Update required: European tech candidates move towards long-awaited IPO recovery
The path to IPO for high-growth software companies used to feel as simple as shopping online, yet a turn in market fortunes in 2022 has left many European unicorns in limbo. But with interest rates peaking, and maybe falling soon, tech listings could be back on the agenda.
Since the IPO boom of 2021, European software companies have continued to attract significant private funding in their effort to disrupt tired industries, yet that has failed to translate into an IPO boom.
In 2021, European software publishers hit the jackpot with USD 21.34bn in deal volume across all global exchanges. In the past two years, deal volume has gone down to well under USD 500m, even though throughout the 2010s it stood comfortably between USD 5bn to USD 9bn.
This year European software IPO deal volumes YTD have been a mere USD 182m across just 10 deals, down from USD 249m over 25 deals at this point last year.
Advisers are lining up some names to lead a revival though. Hotelbeds investors Cinven, EQT [STO:EQT] and Canadian Pension Plan Investment (CCPI) are appointing banks to handle the Spain-based hotel room booking company's IPO, although they are still open to sell the business if a good offer emerges.
According to Mergermarket's Likely to Exit (LTE) predictive algorithm, Hotelbeds has a score of 76 out of 100.
But there is no guarantee of a return to prominence soon.
“Tech is a difficult category even though investors are starting to engage again with these equity stories both in the US and Europe,” one ECM banker said.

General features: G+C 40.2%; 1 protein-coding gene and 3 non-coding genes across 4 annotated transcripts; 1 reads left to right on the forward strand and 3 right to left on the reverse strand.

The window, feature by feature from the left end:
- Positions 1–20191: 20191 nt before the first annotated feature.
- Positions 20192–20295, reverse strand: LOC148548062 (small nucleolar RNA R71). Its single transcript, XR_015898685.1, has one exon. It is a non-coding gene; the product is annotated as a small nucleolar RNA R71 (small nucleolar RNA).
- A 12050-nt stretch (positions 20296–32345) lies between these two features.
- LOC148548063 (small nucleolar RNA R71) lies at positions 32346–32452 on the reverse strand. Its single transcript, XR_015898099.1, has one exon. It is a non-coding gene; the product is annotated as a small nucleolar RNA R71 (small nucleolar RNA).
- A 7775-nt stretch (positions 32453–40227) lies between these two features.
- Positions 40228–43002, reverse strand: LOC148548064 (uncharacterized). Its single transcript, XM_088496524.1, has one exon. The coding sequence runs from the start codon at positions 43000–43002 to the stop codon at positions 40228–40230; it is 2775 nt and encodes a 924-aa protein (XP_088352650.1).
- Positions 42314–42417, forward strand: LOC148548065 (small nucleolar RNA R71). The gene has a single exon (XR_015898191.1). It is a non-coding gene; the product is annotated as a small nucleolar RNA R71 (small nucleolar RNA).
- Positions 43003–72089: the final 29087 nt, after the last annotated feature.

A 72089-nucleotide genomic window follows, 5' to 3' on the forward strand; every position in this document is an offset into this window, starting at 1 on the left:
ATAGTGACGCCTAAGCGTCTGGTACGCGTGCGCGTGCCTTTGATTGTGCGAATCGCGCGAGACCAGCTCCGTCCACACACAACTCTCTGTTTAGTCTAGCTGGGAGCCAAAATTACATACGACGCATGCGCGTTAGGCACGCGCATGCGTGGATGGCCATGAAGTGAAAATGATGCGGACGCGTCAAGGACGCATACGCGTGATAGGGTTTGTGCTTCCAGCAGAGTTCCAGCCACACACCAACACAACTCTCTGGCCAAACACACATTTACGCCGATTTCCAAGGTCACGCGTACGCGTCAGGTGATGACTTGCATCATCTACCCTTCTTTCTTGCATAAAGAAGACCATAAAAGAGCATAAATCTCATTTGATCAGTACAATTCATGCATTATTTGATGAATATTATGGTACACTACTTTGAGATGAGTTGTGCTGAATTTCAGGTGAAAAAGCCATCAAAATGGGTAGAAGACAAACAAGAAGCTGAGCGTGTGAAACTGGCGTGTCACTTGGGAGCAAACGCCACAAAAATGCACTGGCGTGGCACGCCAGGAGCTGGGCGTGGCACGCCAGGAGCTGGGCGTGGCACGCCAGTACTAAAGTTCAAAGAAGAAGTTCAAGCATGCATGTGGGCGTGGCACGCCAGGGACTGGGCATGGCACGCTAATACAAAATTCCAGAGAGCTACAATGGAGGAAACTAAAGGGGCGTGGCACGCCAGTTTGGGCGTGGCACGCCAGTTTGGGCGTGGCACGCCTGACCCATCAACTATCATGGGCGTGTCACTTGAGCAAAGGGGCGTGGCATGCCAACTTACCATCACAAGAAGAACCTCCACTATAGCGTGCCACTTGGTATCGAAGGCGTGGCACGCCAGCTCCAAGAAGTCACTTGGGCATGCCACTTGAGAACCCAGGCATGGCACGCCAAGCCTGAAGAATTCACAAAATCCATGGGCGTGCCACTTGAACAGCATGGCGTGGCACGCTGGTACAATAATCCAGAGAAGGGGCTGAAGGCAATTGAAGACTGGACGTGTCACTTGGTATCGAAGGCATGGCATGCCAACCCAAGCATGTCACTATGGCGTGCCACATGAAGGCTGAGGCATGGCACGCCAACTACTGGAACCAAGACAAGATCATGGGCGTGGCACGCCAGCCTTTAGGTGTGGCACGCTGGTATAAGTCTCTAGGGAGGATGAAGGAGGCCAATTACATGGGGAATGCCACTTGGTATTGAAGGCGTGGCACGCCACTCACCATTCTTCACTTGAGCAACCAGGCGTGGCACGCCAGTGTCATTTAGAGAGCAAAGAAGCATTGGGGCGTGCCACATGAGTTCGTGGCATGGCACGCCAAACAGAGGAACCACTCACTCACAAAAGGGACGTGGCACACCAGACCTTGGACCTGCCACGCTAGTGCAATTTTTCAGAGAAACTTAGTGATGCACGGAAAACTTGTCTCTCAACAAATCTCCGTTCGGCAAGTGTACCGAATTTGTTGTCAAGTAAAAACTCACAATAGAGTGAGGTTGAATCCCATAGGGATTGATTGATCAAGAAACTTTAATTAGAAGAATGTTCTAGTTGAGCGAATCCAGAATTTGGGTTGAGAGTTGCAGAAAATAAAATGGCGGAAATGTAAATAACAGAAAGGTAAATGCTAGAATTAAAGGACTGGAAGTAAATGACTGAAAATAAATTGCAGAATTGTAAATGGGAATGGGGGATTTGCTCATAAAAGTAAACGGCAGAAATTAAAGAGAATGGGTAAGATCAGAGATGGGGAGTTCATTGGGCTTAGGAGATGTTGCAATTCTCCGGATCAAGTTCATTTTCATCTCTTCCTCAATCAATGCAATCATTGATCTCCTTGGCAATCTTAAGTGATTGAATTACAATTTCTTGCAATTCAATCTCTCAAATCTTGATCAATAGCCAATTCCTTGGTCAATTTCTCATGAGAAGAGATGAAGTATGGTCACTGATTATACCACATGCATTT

The failed IPO of Planisware, the France-based software publisher, is proof that market conditions are far from easy.
The French software company scrapped its listing during the autumn amid challenging market conditions, even though it was set to become the largest French IPO of the past two years.
Unique appeal and a disruptive business model are what many of these names still need to succeed in a tough IPO market.
Doctolib, the popular website and application for booking medical appointments in France, is one such name for example. Patients can message over 140,000 registered healthcare professionals through the app.
With its latest funding round in 2022, the company, which is backed by Eurazeo, Bpifrance and General Atlantic among others, reached a valuation of USD 6.4bn. Doctolib has a Likely to Issue (LTI) score, the metric applied to VC exits, of 64 out of 100.
The company is credited by one of the bankers with successfully addressing the heavy bureaucracy of the local healthcare system. “It is an example where digitisation has driven improvements in a sector and that has driven great returns,” another ECM banker said.
Doctolib might not hit the market until 2025, around the time when advisers in EMEA and the US anticipate a potential return of a tech IPO wave.
Similarly, Axel Springer [ETR:SPR], the listed German media company, is still working on the IPO of job portal Stepstone.
A longer-term candidate is Personio, a German human resources software firm, which won’t go public before 2025, CEO Hanno Renner recently said publicly. Personio has a LTI score of 26 out of 100.
Renner said he first wants to focus on further growth, development of its offering and customer satisfaction. Right now, Personio is valued at around EUR 8bn.
In the world of instant gratification technology has created, good things might be worth waiting for.
*Mergermarket's LTE predictive analytics assign a score to sponsor-backed companies to help track and predict when an exit could occur through M&A, an IPO, a direct listing or a deSPAC transaction.